Utilize este identificador para referenciar este registo: http://hdl.handle.net/10451/4688
Título: Role of Igr family members in AER renewal during limb bud development
Autor: Pires, Diana Sofia Chapela Duarte, 1987-
Orientador: Rodríguez-León, Joaquín
Sucena, Élio
Palavras-chave: Embriologia
Biologia molecular
Marcadores celulares
Data de Defesa: 2011
Resumo: During limb development, the proximal-distal outgrowth is controlled by a thickening of ectodermal cells at the distal tip of the limb, termed apical ectodermal ridge (AER). This transient embryonic structure is essential for the patterning and limb outgrowth, being a conserved feature in vertebrate development and it is also important to maintain proliferation in adjacent tissues before their differentiation. Despite AER induction and maintenance are orchestrated by complex interactions between the FGF, WNT/β-catenin and BMP signaling pathways, little is known about the molecules involved in the maintenance of the proliferation versus apoptosis and the renewal of its cells during development. In recent studies, it has been showed by our lab that one of these molecules, oct4, could be involved in the control of proliferative balance within the AER cells. In this thesis we present evidences of the involvement of two more molecules in this process, lgr5 and lgr6, which are known as adult stem cells markers. In here, we describe the expression pattern of lgr5 and lgr6 during limb bud development using the chicken embryo as a model and show that their expression patterns in the limb bud are consistent with the areas of cell proliferation within the AER. Moreover, we performed lgr5 gain-of-function experiments through in ovo electroporation and studied the relationship of lgr5 and lgr6 with different signaling pathways known to be involved in the AER induction and maintenance. The phenotypes obtained point to the involvement of lgr5 in the maintenance of a proliferative niche in the AER. We also present here, evidences showing that lgr6 is controlled by WNT signaling. Our results support a model in which lgr5 and lgr6 control the activation and maintenance of a niche of undifferentiated cells that are in continuous proliferation at the base of AER. This niche can be responsible for the renewal of AER until it disappears by massive programmed cell death.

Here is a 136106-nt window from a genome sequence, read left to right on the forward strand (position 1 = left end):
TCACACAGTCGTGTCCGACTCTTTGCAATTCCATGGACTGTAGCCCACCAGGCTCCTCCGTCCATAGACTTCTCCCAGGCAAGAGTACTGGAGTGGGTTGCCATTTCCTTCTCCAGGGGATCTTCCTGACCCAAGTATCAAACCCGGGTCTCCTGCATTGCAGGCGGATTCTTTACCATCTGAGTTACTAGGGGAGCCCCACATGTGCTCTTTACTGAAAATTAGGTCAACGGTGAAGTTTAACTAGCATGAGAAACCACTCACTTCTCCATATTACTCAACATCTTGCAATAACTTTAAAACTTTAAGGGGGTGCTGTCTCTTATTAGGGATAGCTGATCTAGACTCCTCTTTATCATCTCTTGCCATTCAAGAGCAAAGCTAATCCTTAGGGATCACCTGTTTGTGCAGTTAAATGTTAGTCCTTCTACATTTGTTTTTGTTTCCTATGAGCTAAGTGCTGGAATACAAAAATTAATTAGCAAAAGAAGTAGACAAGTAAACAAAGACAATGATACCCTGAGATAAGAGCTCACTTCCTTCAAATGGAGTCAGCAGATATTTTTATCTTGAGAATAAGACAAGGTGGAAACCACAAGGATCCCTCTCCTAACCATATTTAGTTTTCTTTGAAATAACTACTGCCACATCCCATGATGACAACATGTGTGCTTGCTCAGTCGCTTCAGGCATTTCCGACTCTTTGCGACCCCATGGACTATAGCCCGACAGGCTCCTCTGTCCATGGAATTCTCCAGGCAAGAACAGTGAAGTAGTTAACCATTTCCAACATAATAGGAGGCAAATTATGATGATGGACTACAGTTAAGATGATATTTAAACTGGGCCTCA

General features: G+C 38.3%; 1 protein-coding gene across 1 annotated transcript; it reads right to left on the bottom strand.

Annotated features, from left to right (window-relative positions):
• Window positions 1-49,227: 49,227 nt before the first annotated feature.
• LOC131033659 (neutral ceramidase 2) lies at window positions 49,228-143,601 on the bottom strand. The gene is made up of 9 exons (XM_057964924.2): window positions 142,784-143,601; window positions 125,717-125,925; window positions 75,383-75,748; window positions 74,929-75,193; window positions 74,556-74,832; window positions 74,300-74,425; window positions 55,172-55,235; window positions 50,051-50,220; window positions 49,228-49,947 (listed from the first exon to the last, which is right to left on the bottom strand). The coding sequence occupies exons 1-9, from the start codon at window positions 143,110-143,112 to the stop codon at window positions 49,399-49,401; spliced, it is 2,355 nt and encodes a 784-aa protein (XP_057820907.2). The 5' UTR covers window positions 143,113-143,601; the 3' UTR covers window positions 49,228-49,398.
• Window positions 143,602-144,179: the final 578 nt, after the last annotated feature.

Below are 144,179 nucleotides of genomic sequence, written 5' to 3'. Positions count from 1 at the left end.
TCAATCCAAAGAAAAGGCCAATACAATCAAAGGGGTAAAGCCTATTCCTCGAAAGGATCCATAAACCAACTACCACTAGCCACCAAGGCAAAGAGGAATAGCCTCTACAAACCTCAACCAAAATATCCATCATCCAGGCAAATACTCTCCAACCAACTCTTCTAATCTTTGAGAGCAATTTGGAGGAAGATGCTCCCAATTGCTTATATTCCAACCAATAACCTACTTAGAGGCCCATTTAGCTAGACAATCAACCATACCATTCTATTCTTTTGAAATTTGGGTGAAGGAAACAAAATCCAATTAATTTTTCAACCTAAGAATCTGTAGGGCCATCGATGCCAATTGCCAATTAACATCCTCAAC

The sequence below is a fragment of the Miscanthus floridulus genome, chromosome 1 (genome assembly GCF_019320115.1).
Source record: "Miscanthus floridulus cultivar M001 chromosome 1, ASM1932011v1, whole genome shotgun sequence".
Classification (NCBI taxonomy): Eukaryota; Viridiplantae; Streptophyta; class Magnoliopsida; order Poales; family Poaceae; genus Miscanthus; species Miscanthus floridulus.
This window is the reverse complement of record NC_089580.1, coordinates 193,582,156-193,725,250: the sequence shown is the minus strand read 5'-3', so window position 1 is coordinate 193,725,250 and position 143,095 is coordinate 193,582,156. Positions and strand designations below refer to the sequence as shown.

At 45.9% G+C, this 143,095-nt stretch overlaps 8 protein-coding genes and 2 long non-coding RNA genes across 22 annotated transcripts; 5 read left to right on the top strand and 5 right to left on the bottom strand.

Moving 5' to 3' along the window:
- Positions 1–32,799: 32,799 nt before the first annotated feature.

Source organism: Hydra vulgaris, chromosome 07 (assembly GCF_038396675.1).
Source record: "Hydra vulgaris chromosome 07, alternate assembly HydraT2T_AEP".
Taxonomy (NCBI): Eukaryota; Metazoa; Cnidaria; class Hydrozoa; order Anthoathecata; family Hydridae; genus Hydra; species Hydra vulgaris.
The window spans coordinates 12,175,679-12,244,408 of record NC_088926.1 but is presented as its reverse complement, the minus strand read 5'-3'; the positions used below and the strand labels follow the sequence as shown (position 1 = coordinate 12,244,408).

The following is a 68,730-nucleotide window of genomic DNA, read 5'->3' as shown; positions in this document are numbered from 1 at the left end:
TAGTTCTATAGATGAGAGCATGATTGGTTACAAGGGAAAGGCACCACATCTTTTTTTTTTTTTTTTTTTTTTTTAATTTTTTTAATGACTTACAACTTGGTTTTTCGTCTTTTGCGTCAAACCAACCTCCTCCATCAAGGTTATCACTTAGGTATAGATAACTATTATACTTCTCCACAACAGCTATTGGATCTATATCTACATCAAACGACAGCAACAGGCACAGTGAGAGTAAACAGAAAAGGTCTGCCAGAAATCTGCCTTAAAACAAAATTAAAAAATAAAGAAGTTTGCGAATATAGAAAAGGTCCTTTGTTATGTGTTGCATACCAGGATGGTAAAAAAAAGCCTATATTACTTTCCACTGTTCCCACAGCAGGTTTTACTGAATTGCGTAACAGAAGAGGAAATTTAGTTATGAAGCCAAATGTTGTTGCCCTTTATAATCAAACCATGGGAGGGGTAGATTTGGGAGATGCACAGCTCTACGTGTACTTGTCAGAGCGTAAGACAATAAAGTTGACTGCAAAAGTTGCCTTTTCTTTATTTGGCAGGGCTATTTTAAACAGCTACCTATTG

Descrição: Tese de mestrado. Biologia (Biologia Evolutiva e do Desenvolvimento). Universidade de Lisboa, Faculdade de Ciências, 2011
URI: http://hdl.handle.net/10451/4688
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